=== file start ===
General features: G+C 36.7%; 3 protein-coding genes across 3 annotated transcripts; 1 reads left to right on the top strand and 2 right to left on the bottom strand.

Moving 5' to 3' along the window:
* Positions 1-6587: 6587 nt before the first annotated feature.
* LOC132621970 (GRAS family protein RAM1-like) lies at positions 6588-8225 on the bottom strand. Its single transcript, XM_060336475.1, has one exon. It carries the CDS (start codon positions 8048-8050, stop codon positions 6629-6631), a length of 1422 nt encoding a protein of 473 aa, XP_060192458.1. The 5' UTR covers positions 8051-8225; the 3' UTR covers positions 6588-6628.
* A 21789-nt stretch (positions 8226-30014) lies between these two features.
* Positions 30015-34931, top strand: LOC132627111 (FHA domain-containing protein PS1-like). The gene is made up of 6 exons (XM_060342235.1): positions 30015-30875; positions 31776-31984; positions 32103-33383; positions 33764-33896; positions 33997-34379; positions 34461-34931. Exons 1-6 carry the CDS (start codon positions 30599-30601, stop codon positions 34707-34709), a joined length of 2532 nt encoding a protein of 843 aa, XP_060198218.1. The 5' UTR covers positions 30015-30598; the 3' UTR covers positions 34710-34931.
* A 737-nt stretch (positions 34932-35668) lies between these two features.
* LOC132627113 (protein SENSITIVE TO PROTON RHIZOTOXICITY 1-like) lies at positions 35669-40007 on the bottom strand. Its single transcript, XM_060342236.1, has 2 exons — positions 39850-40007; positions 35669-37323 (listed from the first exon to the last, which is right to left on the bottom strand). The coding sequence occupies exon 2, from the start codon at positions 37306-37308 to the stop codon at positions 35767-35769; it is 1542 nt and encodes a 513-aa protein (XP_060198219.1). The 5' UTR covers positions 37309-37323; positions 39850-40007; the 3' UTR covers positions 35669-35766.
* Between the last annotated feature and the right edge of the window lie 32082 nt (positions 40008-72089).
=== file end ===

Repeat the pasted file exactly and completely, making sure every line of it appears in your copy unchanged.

General features: G+C 36.7%; 3 protein-coding genes across 3 annotated transcripts; 1 reads left to right on the top strand and 2 right to left on the bottom strand.

Moving 5' to 3' along the window:
* Positions 1-6587: 6587 nt before the first annotated feature.
* LOC132621970 (GRAS family protein RAM1-like) lies at positions 6588-8225 on the bottom strand. Its single transcript, XM_060336475.1, has one exon. It carries the CDS (start codon positions 8048-8050, stop codon positions 6629-6631), a length of 1422 nt encoding a protein of 473 aa, XP_060192458.1. The 5' UTR covers positions 8051-8225; the 3' UTR covers positions 6588-6628.
* A 21789-nt stretch (positions 8226-30014) lies between these two features.
* Positions 30015-34931, top strand: LOC132627111 (FHA domain-containing protein PS1-like). The gene is made up of 6 exons (XM_060342235.1): positions 30015-30875; positions 31776-31984; positions 32103-33383; positions 33764-33896; positions 33997-34379; positions 34461-34931. Exons 1-6 carry the CDS (start codon positions 30599-30601, stop codon positions 34707-34709), a joined length of 2532 nt encoding a protein of 843 aa, XP_060198218.1. The 5' UTR covers positions 30015-30598; the 3' UTR covers positions 34710-34931.
* A 737-nt stretch (positions 34932-35668) lies between these two features.
* LOC132627113 (protein SENSITIVE TO PROTON RHIZOTOXICITY 1-like) lies at positions 35669-40007 on the bottom strand. Its single transcript, XM_060342236.1, has 2 exons — positions 39850-40007; positions 35669-37323 (listed from the first exon to the last, which is right to left on the bottom strand). The coding sequence occupies exon 2, from the start codon at positions 37306-37308 to the stop codon at positions 35767-35769; it is 1542 nt and encodes a 513-aa protein (XP_060198219.1). The 5' UTR covers positions 37309-37323; positions 39850-40007; the 3' UTR covers positions 35669-35766.
* Between the last annotated feature and the right edge of the window lie 32082 nt (positions 40008-72089).